Sachi Yanari-Rizzo, Curator of Prints & Drawings
Museums have many behind-the-scenes practices to maintain an environment that will minimize chemical and physical deterioration and promote the longevity of the art in the collection. This is sometimes referred to as preventative conservation. These policies are related to temperature and humidity, pests and pollutants, and lighting. They often relate to the etiquette, or rules, posted before entering museum galleries.
Some museums may discourage visitors from carrying coats, large bags, backpacks, and umbrellas. This is to prevent the works from being inadvertently hit, flecked with water, and from potential theft. However, museumgoers rarely need to wear a coat.
No matter what time of year it is, when you walk through museum galleries the climate pretty much feels the same. The goal is to maintain humidity and temperature at constant levels in the exhibition and storage spaces. Temperature that is too high can prompt the expansion of materials; whereas, temperature that is too low can cause embrittlement. Organic materials have the tendency to absorb moisture in high humidity, which can cause corrosion, mold, and insect activity. Low humidity can initiate shrinkage and cracking. At home, take into consideration that attics can present extreme temperatures. Bathrooms tend to be humid and basements can flood. Dramatic fluctuations in temperature and humidity can be a harmful cycle of swelling and contraction due to the extreme conditions.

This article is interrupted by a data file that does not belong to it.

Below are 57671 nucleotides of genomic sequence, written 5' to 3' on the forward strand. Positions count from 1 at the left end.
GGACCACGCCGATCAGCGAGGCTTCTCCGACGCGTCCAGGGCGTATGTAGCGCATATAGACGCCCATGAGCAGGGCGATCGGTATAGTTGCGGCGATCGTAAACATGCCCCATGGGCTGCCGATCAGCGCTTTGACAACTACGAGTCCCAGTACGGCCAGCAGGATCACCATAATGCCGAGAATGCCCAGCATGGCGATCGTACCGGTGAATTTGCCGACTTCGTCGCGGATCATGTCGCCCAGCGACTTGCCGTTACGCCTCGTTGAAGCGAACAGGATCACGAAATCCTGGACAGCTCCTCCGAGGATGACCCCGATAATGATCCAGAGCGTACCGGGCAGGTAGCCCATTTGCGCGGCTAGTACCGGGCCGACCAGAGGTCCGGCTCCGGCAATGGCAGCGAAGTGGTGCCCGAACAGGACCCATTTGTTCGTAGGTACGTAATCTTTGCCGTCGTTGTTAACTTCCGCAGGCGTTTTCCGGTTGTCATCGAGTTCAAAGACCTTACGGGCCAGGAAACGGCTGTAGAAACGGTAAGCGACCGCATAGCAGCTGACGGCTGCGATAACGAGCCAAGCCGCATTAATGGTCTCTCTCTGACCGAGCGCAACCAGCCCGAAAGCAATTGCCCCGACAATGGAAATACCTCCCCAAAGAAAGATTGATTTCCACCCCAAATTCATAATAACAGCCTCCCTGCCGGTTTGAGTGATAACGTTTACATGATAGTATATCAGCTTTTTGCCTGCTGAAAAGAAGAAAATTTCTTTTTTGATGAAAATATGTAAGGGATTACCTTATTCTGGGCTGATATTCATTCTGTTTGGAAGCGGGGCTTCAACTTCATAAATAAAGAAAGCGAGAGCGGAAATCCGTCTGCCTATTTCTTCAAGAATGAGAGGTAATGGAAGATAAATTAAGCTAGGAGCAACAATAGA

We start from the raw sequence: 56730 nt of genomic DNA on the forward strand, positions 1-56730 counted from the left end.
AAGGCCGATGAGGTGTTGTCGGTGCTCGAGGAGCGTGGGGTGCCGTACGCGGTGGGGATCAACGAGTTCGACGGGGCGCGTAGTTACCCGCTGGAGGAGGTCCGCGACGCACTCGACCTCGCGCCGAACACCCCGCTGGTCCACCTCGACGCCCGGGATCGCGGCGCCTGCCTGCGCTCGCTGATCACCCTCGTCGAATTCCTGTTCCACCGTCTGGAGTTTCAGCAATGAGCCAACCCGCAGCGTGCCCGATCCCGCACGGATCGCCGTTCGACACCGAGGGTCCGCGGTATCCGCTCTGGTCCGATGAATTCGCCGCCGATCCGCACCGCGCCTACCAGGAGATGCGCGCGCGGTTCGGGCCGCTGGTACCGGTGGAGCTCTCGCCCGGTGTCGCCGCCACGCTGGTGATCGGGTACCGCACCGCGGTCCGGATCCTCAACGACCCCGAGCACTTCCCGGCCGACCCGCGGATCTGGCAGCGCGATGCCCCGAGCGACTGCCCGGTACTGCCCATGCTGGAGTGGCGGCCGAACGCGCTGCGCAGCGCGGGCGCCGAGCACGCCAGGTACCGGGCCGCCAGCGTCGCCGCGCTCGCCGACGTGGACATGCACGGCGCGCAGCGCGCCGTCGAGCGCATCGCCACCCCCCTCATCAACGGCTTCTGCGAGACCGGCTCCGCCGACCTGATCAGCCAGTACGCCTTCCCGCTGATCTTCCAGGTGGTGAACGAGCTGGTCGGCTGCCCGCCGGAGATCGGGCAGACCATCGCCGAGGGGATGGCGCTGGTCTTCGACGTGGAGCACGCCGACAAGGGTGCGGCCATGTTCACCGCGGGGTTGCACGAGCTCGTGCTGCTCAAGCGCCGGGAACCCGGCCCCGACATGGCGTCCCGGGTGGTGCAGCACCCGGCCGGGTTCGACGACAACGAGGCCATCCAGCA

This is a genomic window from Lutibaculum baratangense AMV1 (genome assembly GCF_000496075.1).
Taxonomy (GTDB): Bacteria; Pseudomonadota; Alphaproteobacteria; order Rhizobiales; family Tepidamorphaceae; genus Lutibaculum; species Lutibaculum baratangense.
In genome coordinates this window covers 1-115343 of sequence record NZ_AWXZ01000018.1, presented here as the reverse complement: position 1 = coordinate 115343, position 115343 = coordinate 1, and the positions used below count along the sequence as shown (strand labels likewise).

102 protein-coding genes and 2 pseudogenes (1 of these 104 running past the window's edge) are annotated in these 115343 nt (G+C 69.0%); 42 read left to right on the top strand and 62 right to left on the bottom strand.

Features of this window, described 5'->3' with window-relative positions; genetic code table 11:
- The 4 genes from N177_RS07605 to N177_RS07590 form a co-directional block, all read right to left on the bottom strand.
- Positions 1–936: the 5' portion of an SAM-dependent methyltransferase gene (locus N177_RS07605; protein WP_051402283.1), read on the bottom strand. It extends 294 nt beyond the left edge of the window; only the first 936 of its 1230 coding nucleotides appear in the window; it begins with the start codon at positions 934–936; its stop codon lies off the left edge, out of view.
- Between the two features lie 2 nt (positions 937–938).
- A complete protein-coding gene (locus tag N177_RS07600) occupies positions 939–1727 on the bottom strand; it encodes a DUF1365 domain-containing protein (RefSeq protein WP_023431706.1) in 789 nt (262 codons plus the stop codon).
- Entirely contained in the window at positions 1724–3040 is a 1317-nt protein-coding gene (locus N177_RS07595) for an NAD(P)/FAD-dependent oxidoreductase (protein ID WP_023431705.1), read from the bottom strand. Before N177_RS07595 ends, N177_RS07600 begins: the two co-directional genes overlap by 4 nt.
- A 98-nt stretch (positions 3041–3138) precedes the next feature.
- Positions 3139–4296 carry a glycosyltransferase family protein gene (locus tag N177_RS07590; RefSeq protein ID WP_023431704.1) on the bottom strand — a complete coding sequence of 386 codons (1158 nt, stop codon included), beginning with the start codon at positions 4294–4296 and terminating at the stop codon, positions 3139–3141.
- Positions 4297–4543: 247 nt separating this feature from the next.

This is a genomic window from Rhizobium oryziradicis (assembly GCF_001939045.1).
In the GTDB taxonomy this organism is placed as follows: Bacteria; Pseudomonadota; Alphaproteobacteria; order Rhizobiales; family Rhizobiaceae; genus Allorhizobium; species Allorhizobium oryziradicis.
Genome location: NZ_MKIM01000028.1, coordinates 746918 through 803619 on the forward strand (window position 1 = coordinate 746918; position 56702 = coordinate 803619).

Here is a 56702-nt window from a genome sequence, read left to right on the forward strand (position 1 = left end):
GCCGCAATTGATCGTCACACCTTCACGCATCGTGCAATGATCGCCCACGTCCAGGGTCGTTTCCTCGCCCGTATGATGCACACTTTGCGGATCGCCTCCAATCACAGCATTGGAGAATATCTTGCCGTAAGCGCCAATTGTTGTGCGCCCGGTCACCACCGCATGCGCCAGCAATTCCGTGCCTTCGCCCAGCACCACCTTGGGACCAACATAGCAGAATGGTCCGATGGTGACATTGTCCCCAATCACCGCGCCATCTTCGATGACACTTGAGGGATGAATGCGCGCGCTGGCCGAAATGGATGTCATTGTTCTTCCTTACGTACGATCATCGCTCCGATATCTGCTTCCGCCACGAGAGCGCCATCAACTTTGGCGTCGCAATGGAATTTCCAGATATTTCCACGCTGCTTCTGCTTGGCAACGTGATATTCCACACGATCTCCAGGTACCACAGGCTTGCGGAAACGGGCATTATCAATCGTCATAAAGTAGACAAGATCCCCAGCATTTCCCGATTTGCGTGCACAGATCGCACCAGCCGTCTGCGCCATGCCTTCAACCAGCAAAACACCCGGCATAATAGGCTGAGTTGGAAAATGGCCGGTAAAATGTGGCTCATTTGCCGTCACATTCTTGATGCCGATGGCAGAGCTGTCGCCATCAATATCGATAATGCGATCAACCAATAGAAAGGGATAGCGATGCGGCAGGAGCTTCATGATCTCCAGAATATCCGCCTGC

Is there a magic number of temperature and relative humidity? Museums have to factor in that different art materials respond to environmental conditions in different ways because of their makeup. The visitors’ comfort is an important concern as well. Museums set a target temperature and humidity range knowing that there will be some minor fluctuations.
Museum staff checks monitoring equipment in the galleries and storage areas daily. Until more recent years, a distinct ticking sound could always be heard in the galleries as hygrothermographs measured temperature and humidity and made a record on paper. Their mechanism required weekly winding. However, these devices were largely replaced by electronic dataloggers connected to computers with software capable of producing charts and tables with the information.
No Flash Photography